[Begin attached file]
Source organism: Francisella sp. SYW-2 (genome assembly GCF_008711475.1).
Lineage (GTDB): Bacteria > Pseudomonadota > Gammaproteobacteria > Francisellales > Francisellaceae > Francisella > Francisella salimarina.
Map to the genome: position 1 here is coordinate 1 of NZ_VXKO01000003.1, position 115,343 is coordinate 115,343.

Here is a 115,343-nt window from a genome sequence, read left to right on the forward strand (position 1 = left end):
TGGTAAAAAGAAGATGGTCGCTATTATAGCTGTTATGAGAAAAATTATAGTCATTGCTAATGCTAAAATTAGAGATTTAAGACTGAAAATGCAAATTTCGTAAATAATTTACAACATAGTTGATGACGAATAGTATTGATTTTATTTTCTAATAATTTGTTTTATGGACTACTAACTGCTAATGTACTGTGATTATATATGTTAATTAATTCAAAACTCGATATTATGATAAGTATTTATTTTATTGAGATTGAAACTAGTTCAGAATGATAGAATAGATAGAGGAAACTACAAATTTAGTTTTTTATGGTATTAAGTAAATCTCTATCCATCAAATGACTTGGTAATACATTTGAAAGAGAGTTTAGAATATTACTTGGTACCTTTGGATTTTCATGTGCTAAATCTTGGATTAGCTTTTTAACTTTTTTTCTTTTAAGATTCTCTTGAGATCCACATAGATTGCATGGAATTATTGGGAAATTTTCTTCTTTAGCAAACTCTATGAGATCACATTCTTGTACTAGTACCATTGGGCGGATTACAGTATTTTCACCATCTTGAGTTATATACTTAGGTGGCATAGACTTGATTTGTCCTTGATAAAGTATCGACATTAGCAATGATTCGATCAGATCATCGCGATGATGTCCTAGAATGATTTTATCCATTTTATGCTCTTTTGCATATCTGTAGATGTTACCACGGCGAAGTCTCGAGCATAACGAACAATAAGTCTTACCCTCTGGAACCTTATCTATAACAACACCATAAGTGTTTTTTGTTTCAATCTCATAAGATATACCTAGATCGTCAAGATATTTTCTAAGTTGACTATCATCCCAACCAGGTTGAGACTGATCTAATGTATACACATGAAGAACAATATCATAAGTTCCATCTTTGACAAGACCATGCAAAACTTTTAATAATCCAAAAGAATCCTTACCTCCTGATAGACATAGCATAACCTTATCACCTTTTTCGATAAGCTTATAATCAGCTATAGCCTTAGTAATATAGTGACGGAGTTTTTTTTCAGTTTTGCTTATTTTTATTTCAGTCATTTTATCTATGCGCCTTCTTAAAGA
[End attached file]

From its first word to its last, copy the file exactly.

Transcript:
Source organism: Francisella sp. SYW-2 (genome assembly GCF_008711475.1).
Lineage (GTDB): Bacteria > Pseudomonadota > Gammaproteobacteria > Francisellales > Francisellaceae > Francisella > Francisella salimarina.
Map to the genome: position 1 here is coordinate 1 of NZ_VXKO01000003.1, position 115,343 is coordinate 115,343.

Here is a 115,343-nt window from a genome sequence, read left to right on the forward strand (position 1 = left end):
TGGTAAAAAGAAGATGGTCGCTATTATAGCTGTTATGAGAAAAATTATAGTCATTGCTAATGCTAAAATTAGAGATTTAAGACTGAAAATGCAAATTTCGTAAATAATTTACAACATAGTTGATGACGAATAGTATTGATTTTATTTTCTAATAATTTGTTTTATGGACTACTAACTGCTAATGTACTGTGATTATATATGTTAATTAATTCAAAACTCGATATTATGATAAGTATTTATTTTATTGAGATTGAAACTAGTTCAGAATGATAGAATAGATAGAGGAAACTACAAATTTAGTTTTTTATGGTATTAAGTAAATCTCTATCCATCAAATGACTTGGTAATACATTTGAAAGAGAGTTTAGAATATTACTTGGTACCTTTGGATTTTCATGTGCTAAATCTTGGATTAGCTTTTTAACTTTTTTTCTTTTAAGATTCTCTTGAGATCCACATAGATTGCATGGAATTATTGGGAAATTTTCTTCTTTAGCAAACTCTATGAGATCACATTCTTGTACTAGTACCATTGGGCGGATTACAGTATTTTCACCATCTTGAGTTATATACTTAGGTGGCATAGACTTGATTTGTCCTTGATAAAGTATCGACATTAGCAATGATTCGATCAGATCATCGCGATGATGTCCTAGAATGATTTTATCCATTTTATGCTCTTTTGCATATCTGTAGATGTTACCACGGCGAAGTCTCGAGCATAACGAACAATAAGTCTTACCCTCTGGAACCTTATCTATAACAACACCATAAGTGTTTTTTGTTTCAATCTCATAAGATATACCTAGATCGTCAAGATATTTTCTAAGTTGACTATCATCCCAACCAGGTTGAGACTGATCTAATGTATACACATGAAGAACAATATCATAAGTTCCATCTTTGACAAGACCATGCAAAACTTTTAATAATCCAAAAGAATCCTTACCTCCTGATAGACATAGCATAACCTTATCACCTTTTTCGATAAGCTTATAATCAGCTATAGCCTTAGTAATATAGTGACGGAGTTTTTTTTCAGTTTTGCTTATTTTTATTTCAGTCATTTTATCTATGCGCCTTCTTAAAGA